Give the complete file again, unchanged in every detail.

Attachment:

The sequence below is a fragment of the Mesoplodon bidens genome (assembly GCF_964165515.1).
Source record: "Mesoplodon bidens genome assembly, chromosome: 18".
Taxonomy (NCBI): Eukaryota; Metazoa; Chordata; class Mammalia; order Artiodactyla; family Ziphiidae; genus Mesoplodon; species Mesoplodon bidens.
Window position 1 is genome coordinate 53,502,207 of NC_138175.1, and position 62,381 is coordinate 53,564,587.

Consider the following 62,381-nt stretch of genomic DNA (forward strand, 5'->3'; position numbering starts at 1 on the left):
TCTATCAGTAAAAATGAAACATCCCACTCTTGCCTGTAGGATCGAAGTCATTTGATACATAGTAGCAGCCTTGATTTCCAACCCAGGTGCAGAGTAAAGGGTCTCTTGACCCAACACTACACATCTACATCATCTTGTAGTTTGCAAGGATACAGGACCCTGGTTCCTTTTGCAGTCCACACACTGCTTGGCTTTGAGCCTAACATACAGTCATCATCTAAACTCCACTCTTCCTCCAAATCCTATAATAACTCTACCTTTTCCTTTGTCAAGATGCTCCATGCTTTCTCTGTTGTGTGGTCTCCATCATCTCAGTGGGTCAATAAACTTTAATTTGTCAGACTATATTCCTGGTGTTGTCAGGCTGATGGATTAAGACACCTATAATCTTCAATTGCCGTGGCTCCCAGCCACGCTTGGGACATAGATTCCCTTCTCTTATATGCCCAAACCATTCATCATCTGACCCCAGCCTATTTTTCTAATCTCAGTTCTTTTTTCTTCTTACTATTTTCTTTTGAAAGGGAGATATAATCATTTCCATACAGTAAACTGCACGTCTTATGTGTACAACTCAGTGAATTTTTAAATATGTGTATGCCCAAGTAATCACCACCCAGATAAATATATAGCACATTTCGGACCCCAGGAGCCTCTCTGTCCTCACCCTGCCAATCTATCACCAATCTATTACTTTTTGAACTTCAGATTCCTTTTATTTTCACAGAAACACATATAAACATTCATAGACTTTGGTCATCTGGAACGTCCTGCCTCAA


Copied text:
The sequence below is a fragment of the Mesoplodon bidens genome (assembly GCF_964165515.1).
Source record: "Mesoplodon bidens genome assembly, chromosome: 18".
Taxonomy (NCBI): Eukaryota; Metazoa; Chordata; class Mammalia; order Artiodactyla; family Ziphiidae; genus Mesoplodon; species Mesoplodon bidens.
Window position 1 is genome coordinate 53,502,207 of NC_138175.1, and position 62,381 is coordinate 53,564,587.

Consider the following 62,381-nt stretch of genomic DNA (forward strand, 5'->3'; position numbering starts at 1 on the left):
TCTATCAGTAAAAATGAAACATCCCACTCTTGCCTGTAGGATCGAAGTCATTTGATACATAGTAGCAGCCTTGATTTCCAACCCAGGTGCAGAGTAAAGGGTCTCTTGACCCAACACTACACATCTACATCATCTTGTAGTTTGCAAGGATACAGGACCCTGGTTCCTTTTGCAGTCCACACACTGCTTGGCTTTGAGCCTAACATACAGTCATCATCTAAACTCCACTCTTCCTCCAAATCCTATAATAACTCTACCTTTTCCTTTGTCAAGATGCTCCATGCTTTCTCTGTTGTGTGGTCTCCATCATCTCAGTGGGTCAATAAACTTTAATTTGTCAGACTATATTCCTGGTGTTGTCAGGCTGATGGATTAAGACACCTATAATCTTCAATTGCCGTGGCTCCCAGCCACGCTTGGGACATAGATTCCCTTCTCTTATATGCCCAAACCATTCATCATCTGACCCCAGCCTATTTTTCTAATCTCAGTTCTTTTTTCTTCTTACTATTTTCTTTTGAAAGGGAGATATAATCATTTCCATACAGTAAACTGCACGTCTTATGTGTACAACTCAGTGAATTTTTAAATATGTGTATGCCCAAGTAATCACCACCCAGATAAATATATAGCACATTTCGGACCCCAGGAGCCTCTCTGTCCTCACCCTGCCAATCTATCACCAATCTATTACTTTTTGAACTTCAGATTCCTTTTATTTTCACAGAAACACATATAAACATTCATAGACTTTGGTCATCTGGAACGTCCTGCCTCAA